In the first of a regular blog for TJ, content strategist and L&D pundit Martin Couzins considers insights and alignment – two watchwords for learning teams . . .
The L&D industry generates useful research and in recent months we have seen the publication of the CIPD’s Learning at Work research, Mind Tools for Business’ Learning and Performance benchmark (part 1) and the Learning and Performance Institute’s L&D Dashboard.
All three reports are well worth a read. They all provide data and insights against which L&D teams can benchmark their own performance and learn from others about their challenges and solutions to those challenges.
However, data and insights present a challenge for learning teams. Mind Tools for Business research shows that L&D struggles with research, data management and evaluating impact.
This is backed up by the LPI’s data that shows learning teams struggle with defining the metrics that matter and measuring effectiveness and outcomes.
Data and insights from research provide a huge opportunity for L&D teams to align with the business, align with learning and demonstrate impact. But for this to happen learning teams need to start to collect the data – the right sort of data.
The rapid acceleration to digital over the last couple of years means that L&D teams are more familiar than ever with collecting quantitative user data such as page views and dwell time. This can be useful for understanding the tools the audience is using and the types of learning resources they are accessing.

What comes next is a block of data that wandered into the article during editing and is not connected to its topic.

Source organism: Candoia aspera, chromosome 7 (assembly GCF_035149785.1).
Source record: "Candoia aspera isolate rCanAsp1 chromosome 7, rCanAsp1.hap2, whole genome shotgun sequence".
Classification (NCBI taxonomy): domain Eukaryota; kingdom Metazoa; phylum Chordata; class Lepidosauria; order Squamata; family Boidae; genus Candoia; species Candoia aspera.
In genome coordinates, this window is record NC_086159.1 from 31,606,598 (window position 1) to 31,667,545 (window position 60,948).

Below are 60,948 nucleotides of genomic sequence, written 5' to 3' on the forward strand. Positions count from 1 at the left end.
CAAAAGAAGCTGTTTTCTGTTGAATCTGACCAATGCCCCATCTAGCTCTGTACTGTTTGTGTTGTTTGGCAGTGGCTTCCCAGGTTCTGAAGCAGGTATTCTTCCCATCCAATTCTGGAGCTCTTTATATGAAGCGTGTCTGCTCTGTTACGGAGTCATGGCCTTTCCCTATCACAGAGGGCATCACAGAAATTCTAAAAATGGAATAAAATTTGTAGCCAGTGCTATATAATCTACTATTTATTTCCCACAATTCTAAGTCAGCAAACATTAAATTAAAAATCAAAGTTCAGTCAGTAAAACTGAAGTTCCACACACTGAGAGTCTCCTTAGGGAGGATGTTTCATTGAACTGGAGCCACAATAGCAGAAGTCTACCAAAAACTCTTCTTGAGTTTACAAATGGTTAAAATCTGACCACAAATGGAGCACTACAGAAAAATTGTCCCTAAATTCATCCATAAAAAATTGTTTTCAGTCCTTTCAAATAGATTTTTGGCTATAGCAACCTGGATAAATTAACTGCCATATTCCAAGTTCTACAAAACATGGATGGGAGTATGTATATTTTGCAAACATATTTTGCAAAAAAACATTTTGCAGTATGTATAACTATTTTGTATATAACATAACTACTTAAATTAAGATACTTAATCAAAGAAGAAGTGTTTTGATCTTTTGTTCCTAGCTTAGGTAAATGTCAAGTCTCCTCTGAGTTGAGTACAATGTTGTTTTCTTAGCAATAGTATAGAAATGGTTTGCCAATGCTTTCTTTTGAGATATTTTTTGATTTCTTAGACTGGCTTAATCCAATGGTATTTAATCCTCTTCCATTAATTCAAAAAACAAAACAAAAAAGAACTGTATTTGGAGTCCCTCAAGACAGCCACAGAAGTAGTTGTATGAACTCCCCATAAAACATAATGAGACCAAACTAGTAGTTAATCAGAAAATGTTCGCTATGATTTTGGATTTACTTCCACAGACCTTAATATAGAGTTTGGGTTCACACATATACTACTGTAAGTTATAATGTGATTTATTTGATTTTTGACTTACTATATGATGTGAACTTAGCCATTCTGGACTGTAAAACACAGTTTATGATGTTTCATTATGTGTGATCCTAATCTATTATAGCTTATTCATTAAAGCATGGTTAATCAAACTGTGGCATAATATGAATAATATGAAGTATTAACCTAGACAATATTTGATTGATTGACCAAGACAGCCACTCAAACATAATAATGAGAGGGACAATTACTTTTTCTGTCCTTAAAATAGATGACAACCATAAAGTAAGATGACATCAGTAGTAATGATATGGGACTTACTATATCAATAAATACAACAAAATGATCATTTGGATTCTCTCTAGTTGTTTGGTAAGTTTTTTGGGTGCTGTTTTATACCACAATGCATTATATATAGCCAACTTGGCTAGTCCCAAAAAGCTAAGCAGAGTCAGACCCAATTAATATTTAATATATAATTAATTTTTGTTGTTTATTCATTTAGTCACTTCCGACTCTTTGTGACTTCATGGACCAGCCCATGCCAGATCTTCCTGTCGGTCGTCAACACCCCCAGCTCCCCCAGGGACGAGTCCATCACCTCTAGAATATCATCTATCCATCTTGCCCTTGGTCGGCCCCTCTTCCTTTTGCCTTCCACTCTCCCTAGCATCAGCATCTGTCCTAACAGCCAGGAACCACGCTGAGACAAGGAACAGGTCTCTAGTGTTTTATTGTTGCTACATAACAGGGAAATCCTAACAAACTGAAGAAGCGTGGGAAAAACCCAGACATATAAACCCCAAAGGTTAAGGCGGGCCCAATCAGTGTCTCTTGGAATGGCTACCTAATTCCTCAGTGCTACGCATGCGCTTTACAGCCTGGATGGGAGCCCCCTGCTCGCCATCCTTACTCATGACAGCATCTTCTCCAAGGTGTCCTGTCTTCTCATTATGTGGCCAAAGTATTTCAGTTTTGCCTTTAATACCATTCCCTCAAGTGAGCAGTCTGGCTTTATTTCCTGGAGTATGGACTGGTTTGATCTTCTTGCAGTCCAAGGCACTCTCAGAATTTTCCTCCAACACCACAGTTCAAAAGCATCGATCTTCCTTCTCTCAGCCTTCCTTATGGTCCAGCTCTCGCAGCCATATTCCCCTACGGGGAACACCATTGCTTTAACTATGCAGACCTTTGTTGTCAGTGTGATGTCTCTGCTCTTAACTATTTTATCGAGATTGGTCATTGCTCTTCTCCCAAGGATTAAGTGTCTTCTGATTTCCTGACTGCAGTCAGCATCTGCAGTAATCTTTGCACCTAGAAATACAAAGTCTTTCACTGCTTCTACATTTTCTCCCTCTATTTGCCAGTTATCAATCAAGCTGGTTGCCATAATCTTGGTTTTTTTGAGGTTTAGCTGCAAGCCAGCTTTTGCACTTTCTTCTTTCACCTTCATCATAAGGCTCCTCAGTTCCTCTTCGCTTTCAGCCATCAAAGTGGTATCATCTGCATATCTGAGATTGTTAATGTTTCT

However, this is not impact data. It cannot tell you how useful and relevant resources were to an individual and how those resources helped someone in their job or with their development or wellbeing. And it cannot tell you if what your team is providing is aligned with performance and business goals.
To do that, L&D teams must collect a different type of data – qualitative data. This is the data that will help learning teams to improve learning efficacy, adapt to change and demonstrate impact.
So how can you collect this type of data? The most effective method is to interview learners. To ask very focused questions that will provide the answers you need to demonstrate impact. Questions might include:
- How has the learning resource helped you in your job?
- What impact has this had on your personal goals?
- What would you improve about the learning resources?
- Would you recommend this learning to others?
These types of questions provide deeper insight into the effectiveness and impact of the learning. But they do more than that. They demonstrate that L&D is a pro-active team that is focussed on continuous improvement. This will greatly increase the credibility, visibility and profile of the team.
These types of questions also help you identify possible case studies and ambassadors for learning – which will help tell the impact story. They also help identify problems and learning enhancements.
From an organisational perspective, the process of collecting this type of data ensures that learning is aligned with business priorities and team and individual goals. This type of data provides the insights that help join the dots between learning, performance and business impact.